Over 17 years ago, my mother walked the floors of her state capital with me in her womb, fighting for our religious freedom that bills of the house threatened to take away. As she strained to tell the representatives about her religious freedom stated in the Constitution, they rolled their eyes at her unable to care less. Today, there are only six states in the union upholding the same religious freedom assured to us more than 230 years ago. Now, my state was recently influenced by outsiders with scandalous intentions that pressured legislation to be passed infringing on my religious freedom. What has America come to? However, my mother has refused to give up her rights, and so do I! It is my duty to defend and uphold the Constitution, and preserve those liberties and freedoms to my posterity. In order to do this, my responsibility as an American citizen is to be educated, informed, and involved.
Education on the Constitution is essential to guarding American freedoms. I make my own discernments rather than blindly following what another’s are, because if I didn’t, I would be neglecting my responsibilities and sentencing my precious freedoms to potential threats. John Adams, with a great knowledge of past history, said from experience that “liberty, once lost, it lost forever.” (John Adams). He knew that history repeats itself, and if you don’t know your history, you’re bound to make those same mistakes again. In fact, Dailymail.com reported that “70% of Americans do not know what the constitution is,” and 38% of a 1000 person survey did not pass the U.S. citizenship test; the same test that is administered to immigrants looking to become U.S. citizens (dailymail.co.uk). How can you expect to keep and defend your rights, if you don’t even know what they are? Another of my responsibilities to America is to be informed, and to be informative.
An informed citizen does his/her own research, keeps up with current issues and events, and informs others about what is taking place in the world. When I don’t do my own research and make my own conclusions, I diminish my learning opportunities and can easily be deceived by false statements. Thomas Jefferson put it perfectly when he said, “If a nation expects to be ignorant and free in a state of civilization, it expects what it never was and never will be. If we are to guard against ignorance and remain free, it is the responsibility of every American to be informed.” (Thomas Jefferson). When informed, we are aware of when our rights are in jeopardy. When informative, we enlighten others about issues and events that directly affect them. I remember my family setting up informational stands and printing out thousands of brochures to mail out to our fellow city residents regarding information on bills that would be voted on soon. This is what we did to inform ourselves and inform others.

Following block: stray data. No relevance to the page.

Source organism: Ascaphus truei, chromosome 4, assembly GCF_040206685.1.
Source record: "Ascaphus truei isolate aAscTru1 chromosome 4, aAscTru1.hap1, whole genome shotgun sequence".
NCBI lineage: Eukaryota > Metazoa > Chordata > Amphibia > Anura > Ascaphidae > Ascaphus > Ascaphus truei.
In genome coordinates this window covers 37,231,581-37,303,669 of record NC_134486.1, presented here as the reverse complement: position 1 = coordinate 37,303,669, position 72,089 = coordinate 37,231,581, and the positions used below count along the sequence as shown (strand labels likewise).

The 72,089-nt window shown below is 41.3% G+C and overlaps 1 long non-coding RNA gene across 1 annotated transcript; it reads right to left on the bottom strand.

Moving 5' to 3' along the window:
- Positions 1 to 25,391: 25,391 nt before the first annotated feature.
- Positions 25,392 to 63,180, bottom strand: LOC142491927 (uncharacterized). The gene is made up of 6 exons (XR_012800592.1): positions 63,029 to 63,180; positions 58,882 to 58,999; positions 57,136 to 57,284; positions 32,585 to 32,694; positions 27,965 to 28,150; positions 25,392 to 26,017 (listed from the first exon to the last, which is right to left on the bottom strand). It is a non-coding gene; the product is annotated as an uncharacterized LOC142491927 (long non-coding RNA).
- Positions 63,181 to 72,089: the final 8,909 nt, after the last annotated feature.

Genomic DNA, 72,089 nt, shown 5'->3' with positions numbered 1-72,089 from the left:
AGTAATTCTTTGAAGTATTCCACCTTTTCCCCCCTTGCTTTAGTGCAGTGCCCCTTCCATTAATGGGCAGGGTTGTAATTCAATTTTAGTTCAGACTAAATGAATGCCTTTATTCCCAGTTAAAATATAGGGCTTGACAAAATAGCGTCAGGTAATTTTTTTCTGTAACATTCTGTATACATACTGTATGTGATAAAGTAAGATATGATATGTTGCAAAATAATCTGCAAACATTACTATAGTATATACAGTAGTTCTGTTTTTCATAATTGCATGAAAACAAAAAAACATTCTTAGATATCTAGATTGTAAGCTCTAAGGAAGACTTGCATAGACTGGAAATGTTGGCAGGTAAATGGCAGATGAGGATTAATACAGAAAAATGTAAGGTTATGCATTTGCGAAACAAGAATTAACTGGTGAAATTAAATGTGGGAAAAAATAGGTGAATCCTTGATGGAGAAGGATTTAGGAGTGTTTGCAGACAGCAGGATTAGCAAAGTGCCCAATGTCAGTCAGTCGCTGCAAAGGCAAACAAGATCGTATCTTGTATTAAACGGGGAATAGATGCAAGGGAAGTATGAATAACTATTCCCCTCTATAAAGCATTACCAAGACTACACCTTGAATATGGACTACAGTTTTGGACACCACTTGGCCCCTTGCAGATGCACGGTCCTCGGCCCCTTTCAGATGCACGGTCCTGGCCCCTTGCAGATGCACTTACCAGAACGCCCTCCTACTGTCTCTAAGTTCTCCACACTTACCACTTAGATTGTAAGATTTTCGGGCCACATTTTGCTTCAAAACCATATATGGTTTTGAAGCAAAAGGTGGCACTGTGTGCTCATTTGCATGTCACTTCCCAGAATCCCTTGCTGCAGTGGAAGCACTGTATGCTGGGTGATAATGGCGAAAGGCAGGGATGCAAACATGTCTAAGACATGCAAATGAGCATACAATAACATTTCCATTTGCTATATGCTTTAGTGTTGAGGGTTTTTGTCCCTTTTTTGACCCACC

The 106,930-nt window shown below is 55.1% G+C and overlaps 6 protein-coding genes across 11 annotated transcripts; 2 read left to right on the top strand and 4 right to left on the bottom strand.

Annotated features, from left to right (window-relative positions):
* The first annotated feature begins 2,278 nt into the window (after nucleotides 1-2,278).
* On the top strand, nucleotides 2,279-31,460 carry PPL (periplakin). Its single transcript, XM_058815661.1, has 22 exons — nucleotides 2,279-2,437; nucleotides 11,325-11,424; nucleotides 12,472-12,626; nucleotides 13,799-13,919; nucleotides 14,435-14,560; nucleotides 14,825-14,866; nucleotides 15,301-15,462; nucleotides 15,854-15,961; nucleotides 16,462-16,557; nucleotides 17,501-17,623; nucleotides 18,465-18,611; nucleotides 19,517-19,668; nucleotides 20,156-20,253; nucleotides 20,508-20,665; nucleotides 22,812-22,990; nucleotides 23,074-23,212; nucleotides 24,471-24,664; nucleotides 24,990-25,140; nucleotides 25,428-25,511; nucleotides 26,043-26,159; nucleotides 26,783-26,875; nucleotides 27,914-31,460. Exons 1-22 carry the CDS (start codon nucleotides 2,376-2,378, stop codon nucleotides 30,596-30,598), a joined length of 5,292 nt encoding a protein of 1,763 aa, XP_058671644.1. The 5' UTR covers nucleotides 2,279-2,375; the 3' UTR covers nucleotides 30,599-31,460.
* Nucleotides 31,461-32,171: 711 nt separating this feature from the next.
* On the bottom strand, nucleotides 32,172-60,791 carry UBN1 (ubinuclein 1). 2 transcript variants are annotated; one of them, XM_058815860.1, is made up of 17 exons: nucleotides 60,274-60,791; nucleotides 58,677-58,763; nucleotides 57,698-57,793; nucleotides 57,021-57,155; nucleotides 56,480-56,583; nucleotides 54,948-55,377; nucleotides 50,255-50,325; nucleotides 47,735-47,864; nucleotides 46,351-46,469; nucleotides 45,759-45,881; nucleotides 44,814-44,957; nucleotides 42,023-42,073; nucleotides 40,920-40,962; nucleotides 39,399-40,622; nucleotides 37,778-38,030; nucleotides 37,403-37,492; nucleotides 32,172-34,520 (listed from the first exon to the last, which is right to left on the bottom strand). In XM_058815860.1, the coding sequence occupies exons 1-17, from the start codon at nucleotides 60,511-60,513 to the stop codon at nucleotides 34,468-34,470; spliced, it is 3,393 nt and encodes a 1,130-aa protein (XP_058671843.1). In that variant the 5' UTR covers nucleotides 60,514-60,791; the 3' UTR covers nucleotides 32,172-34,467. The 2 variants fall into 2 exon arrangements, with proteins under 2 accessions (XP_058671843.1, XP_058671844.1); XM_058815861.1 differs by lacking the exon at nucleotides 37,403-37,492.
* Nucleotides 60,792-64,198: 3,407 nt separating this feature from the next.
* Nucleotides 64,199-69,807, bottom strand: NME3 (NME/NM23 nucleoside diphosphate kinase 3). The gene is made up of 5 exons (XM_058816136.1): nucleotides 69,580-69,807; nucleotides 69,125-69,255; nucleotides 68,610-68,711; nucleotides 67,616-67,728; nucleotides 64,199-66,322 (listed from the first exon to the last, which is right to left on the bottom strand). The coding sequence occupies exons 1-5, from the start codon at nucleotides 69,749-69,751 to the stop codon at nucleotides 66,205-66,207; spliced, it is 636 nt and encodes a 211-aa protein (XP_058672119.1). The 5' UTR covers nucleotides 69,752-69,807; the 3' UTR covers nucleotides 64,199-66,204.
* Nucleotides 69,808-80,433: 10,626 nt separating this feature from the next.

The most critical responsibility of an American citizen is to be involved in government. What being involved means to me is participating in elections, voting, serving, or standing up for what I believe in. If I want something changed, it starts with me. I have to take action and participate in my local, state, and national governments. The most paramount right any citizen has is the right to vote. If I don’t vote, my needs, wants, and opinions are not represented in government. The freedom of speech gives me the ability to stand up and be heard, never letting my voice be silenced. My mother stood for what she thought was right when she protested in the capital. If we choose to neglect our responsibilities to our country, to stand down for our freedoms, and to be ignorant of what affects us most, we are laying out our freedoms to be stripped from us. As Edmund Burke said, “The only thing necessary for the triumph of evil is for good men to do nothing.” (Edmund Burke).
My responsibility to America is to be educated with the crucial knowledge of our U.S. history and Constitution, inform myself and others about current issues, and be supportive of America through my involvement. I agree with John Adams when he said, “Liberty at all hazards must be supported. We have a right to it, derived from our Maker. … Our obligations to our country never cease but with our lives.” (John Adams). As my mother advocated for her religious beliefs, she was showing me to live by the words in the Preamble to the United States Constitution, with emphasis on this phrase: “… secure the Blessings of Liberty to ourselves and our Posterity…” (Preamble to the Constitution of the United States). I understand that securing our God-ordained rights to America’s posterity is, in the end, my ultimate responsibility.